Good News! There’s No Reason for You to Drink Wine That Costs Over $3
I’m about to save you a FORTUNE. Next time you’re buying wine and you’re choosing between a good looking, moderately-priced bottle of wine and the two-gallon jug that costs $9, go for the hobo wine. There’s no reason NOT TO.
In 1995, 59% of the wine purchased in the U.S. sold for less than $3-a-bottle, adjusted for inflation. By 2006, that dropped to 29%. It’s most likely even lower now. Meanwhile, wines over $14-a-bottle have seen sales go up 400%.
And there’s really NO REASON. At that level, there’s barely any difference between the cheaper wine and the more expensive wine. Brand and stores are marking up wine because we let them get away with it.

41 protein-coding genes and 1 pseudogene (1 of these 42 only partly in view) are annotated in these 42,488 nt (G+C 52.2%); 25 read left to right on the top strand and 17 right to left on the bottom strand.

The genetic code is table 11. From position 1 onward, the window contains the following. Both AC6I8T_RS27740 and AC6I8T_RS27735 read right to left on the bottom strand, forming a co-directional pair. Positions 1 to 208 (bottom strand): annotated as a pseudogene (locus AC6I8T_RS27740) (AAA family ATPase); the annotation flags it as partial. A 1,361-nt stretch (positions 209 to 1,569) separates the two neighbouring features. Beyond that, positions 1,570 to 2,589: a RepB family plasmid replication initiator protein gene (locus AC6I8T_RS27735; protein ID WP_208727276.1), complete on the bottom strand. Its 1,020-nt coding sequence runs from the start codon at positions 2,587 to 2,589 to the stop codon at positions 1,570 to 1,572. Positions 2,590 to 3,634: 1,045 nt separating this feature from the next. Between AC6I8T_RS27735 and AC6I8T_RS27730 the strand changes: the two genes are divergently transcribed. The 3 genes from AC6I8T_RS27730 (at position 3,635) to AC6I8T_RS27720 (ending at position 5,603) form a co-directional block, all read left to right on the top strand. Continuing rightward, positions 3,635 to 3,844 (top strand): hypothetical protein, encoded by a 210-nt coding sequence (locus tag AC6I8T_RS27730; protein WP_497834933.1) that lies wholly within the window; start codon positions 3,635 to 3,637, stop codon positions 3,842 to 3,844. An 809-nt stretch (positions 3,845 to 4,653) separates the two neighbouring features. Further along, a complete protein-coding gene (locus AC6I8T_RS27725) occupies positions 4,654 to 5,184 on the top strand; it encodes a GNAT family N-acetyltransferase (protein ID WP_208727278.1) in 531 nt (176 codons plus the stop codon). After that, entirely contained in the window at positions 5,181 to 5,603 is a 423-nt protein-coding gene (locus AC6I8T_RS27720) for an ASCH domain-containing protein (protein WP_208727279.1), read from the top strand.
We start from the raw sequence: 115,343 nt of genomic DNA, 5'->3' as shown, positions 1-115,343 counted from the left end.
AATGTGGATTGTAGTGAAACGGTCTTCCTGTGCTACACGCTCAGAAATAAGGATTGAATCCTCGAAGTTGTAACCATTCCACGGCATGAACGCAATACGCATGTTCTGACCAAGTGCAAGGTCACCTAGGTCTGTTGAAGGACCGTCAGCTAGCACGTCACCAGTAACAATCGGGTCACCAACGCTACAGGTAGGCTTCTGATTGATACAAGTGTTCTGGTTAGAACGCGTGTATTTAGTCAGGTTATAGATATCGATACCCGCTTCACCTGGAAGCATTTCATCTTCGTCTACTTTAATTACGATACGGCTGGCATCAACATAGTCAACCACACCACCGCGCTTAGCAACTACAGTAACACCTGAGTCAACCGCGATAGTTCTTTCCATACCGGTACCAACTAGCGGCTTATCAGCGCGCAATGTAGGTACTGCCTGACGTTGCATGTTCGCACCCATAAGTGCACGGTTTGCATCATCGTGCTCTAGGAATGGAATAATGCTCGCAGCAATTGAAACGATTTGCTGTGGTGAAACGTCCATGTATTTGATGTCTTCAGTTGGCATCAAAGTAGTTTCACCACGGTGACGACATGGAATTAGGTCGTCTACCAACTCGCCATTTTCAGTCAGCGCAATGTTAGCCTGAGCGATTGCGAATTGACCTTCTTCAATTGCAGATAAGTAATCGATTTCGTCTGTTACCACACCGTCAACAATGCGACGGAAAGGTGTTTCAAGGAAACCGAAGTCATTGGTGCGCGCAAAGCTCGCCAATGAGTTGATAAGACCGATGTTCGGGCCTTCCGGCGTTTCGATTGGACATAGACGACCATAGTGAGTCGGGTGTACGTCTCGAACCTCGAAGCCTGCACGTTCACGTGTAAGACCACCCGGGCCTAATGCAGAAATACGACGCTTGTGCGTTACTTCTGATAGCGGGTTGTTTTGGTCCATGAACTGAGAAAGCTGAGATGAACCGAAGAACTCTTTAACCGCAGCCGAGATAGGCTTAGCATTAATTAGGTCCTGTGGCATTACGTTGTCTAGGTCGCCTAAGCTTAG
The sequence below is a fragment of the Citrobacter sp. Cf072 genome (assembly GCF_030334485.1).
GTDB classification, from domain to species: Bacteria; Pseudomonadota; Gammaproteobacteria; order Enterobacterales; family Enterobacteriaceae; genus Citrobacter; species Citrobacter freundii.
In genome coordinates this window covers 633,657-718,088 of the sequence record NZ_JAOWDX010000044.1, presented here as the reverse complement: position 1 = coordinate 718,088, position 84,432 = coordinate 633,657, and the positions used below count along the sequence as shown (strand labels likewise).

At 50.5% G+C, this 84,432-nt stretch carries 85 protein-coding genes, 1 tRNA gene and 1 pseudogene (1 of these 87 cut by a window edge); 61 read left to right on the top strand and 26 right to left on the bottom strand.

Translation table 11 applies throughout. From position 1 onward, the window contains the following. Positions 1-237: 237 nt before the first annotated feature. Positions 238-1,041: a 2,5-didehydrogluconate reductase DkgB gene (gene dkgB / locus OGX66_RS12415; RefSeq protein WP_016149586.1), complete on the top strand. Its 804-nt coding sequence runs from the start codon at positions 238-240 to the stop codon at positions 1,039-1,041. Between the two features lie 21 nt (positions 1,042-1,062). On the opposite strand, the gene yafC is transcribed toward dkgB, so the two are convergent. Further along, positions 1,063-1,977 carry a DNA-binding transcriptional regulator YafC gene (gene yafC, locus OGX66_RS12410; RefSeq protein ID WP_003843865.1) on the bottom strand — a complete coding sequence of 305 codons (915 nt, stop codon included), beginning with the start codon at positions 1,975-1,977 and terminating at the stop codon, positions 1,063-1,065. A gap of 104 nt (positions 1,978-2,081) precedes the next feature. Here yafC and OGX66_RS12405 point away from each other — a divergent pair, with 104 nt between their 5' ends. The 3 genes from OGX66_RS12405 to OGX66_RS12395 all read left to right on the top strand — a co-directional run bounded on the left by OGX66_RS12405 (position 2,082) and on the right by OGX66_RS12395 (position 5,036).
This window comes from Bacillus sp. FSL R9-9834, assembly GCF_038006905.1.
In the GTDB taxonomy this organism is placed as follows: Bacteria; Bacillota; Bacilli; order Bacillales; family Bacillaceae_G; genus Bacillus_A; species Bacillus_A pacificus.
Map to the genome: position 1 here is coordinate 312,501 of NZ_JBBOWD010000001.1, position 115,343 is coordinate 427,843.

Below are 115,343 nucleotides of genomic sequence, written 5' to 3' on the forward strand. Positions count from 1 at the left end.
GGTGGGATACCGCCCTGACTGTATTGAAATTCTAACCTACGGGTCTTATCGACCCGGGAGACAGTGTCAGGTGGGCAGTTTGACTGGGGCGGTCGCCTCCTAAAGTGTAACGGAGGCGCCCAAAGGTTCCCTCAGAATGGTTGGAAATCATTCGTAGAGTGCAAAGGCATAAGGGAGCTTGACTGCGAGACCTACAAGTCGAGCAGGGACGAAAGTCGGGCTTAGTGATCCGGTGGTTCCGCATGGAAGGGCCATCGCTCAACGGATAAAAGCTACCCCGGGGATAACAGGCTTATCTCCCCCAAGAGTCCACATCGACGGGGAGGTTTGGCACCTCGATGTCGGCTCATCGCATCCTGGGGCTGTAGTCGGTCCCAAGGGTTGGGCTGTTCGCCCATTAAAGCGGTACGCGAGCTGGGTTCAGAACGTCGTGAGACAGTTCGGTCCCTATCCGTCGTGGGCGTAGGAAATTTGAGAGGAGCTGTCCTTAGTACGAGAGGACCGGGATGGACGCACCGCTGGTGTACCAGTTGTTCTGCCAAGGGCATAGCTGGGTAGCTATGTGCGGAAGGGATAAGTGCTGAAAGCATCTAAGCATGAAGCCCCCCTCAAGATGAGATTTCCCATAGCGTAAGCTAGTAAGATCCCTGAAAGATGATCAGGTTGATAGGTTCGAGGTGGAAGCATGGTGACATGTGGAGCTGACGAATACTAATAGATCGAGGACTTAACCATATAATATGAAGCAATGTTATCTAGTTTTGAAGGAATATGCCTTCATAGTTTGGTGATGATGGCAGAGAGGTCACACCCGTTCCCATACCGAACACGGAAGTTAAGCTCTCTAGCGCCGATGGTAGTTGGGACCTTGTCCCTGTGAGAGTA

Studies have shown that unless you’re a seasoned wine expert, in a blind taste test, most people can’t tell the difference. In fact, more people prefer the taste of the CHEAPER wines.
The main reason we praise more expensive wines is a psychological trick that tells us we’re supposed to.
Ernest Gallo, who is one of the pioneers of cheap wine in America, used to do a test where he’d have people try two glasses of wine. He told them one wine cost 5 cents and the other cost 10 cents.
People ALWAYS said they preferred the more expensive wine. The only problem . . . both glasses actually contained the exact same thing.